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Repurpose it closes the loop for organics recycling

Repurpose It organics recycling

Repurpose It has never set out to be a traditional waste management company. Resource recovery and a circular economy have always been the key drivers.

As George Hatzimanolis, Chief Executive Officer explains, it has always been about adding value to the community, customers and the environment more broadly.

Those core principles are now being implemented as Repurpose It closes the loop for organics recycling.

Food and organic waste from all sectors is being turned into mulch and compost at the company’s advanced organics facility in Victoria.

A 3000-square metre decontamination hall for packaged and unpackaged food waste was commissioned at the end of 2021 and is now operational. With a combination of mechanical and automated systems, the facility will process up to 200,000 tonnes annually of food waste at capacity.

An open windrow compost pile is also operational, and a decontamination shed for in vessel composting tunnels is expected to be commissioned later in 2022.

George says the facility is “full steam ahead” and processing more volume than anticipated, including organics from waste recyclers who have reached their capacity.

“There are some volume constraints in the organics market at the moment,” he says. “A lot of long-term tenders and existing facilities are pushing toward the tail end, but volumes have ramped up and more food organics are ending up in waste streams.

“Repurpose It is servicing the needs of its commercial and local government customers but is helping other waste recyclers.”

George says a Victorian Government waste policy target to divert 80 per cent of organics from landfill by 2030 is encouraging more councils to introduce food organics garden organics (FOGO) services. That, combined with above average rainfall in 2021-22 which provided optimal growing conditions for gardens, created a perfect storm for organics recycling.

It also creates new opportunities.

“Organics in landfill is one of the largest methane and CO2 emitters of any waste stream,” George says. “Obviously to mitigate the impacts to our climate it’s important we find ways to capture the organic waste stream and divert it from landfill. The more we recycle and recover the better placed we are to do that.

“But there’s also opportunity around soil health. Decarbonisation of soils is serious. We have an opportunity to add carbon back and improve soil health with the use of compost. We can value-add a benefit to an organic waste stream.”

Repurpose It organics recyclingRepurpose It acquired organic landscape supplier Bark King in July 2021 and will complete a transition to the Repurpose It brand in July 2022. The company produces a range of VicRoads and Australian Standards soils, compost, barks and mulches from organic and timber waste.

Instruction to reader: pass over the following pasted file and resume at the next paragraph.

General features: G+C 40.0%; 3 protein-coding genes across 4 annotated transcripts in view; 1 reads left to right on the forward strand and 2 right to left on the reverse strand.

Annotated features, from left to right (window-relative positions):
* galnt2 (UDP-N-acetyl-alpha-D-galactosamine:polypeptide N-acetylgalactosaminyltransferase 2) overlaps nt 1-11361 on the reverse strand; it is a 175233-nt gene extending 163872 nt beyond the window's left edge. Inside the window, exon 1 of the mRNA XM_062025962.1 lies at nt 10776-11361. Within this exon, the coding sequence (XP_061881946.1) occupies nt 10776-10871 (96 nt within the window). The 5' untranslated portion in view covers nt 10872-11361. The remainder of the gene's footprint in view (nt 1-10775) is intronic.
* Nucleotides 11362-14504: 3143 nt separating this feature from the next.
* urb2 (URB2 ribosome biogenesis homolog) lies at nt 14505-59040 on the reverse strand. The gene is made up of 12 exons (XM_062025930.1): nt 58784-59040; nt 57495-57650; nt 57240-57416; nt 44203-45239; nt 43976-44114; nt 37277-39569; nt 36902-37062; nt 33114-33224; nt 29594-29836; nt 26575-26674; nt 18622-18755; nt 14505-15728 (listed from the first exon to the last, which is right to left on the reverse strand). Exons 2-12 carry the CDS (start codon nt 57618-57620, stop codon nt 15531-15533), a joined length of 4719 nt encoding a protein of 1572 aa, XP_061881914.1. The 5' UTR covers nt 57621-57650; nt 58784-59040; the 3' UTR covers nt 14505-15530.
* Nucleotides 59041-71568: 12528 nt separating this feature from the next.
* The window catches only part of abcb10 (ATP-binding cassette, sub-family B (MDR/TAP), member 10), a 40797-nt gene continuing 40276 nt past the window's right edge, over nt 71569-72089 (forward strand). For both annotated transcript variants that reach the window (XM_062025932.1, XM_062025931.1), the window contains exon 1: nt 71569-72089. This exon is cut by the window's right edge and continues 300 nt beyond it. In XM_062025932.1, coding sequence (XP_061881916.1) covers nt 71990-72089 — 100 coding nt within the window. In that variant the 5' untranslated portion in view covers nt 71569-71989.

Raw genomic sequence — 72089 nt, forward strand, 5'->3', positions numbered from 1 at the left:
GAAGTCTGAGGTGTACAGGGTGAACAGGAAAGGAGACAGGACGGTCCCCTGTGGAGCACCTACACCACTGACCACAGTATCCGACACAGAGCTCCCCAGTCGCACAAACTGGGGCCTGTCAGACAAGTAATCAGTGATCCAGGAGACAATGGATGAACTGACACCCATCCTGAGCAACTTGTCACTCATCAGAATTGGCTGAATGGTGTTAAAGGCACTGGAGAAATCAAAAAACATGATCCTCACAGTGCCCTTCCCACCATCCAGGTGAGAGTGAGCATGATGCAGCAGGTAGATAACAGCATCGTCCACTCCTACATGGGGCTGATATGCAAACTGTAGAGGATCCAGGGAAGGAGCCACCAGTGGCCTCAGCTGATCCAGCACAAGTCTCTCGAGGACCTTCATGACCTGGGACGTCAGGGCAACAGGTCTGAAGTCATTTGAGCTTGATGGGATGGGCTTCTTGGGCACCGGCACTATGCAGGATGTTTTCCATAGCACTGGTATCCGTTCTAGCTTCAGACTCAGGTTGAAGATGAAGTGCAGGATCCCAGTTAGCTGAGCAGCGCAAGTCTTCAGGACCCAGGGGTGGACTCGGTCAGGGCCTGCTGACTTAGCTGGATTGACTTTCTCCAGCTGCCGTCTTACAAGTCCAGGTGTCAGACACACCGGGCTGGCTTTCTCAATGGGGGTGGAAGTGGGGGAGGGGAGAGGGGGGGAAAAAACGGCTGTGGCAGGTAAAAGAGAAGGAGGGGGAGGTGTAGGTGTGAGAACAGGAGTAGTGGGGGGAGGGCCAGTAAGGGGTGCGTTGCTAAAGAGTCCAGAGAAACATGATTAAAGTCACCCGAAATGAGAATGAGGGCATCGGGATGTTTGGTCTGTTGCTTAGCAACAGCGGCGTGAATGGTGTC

George says the company is focused on creating products for better soil health for specific markets. It has partnered with Melbourne Polytechnic to be involved with some of its studies and is keen to offer graduates a secondment to bring horticultural expertise into the business.

“Bark King supplies over 400 clients. Those clients have very specific needs whether they are commercial growers, landscapers or in agriculture. Our ability to supply a range of soil amendments and growing media is important,” he says.

“It’s important we are known as much for the product we supply as our resource recovery efforts. Products procured back in a form that can add value.

“It’s a very exciting path.”

For George, that path is beyond traditional organics processing. He has ambitions to produce energy from commercial food waste and is applying for an Environmental Protection Authority licence to build an anaerobic digester at the Epping site.

“Potentially, we can take Repurpose It off the grid,” he says. “We are a reasonable-sized energy user. We do have a carbon footprint that we’re trying to reduce. This is an important opportunity for us.”

George is hopeful the project could be operational within 24 months of licence approval. He says as industries move to meet national and Victorian recycling objectives there will be more market opportunities to source commercial food waste, which will help fast track the project.

In the short-term, Repurpose It will look to expand its geographical footprint. Two sites in south- east Victoria are relatively under-developed. A recent acquisition of land in Hallam gives the company an opportunity to increase organics and recycling capabilities.

George says there is also potential to expand into regional Victoria, particularly as growing regional councils look to move away from landfill and find other ways to manage their waste.

“There’s huge opportunities for a business like ours to operate and set up facilities fit-for-purpose and adopt similar principles,” he says.

The City of Whittlesea is an example of the organics closed loop at work for council partners. Repurpose It has a 10-year contract to receive all food and garden organics from the municipality. Recently, the company donated compost made from FOGO to the Mernda Community House for use in its community garden.

“It’s a really good news story to be able to partner with a local community in that way and demonstrate what a local circular economy looks like,” George says. “Partnering with our local councils and any community members to be able to buy our product back is really important to drive a better outcome.”   

For more information, visit: www.repurposeit.com.au

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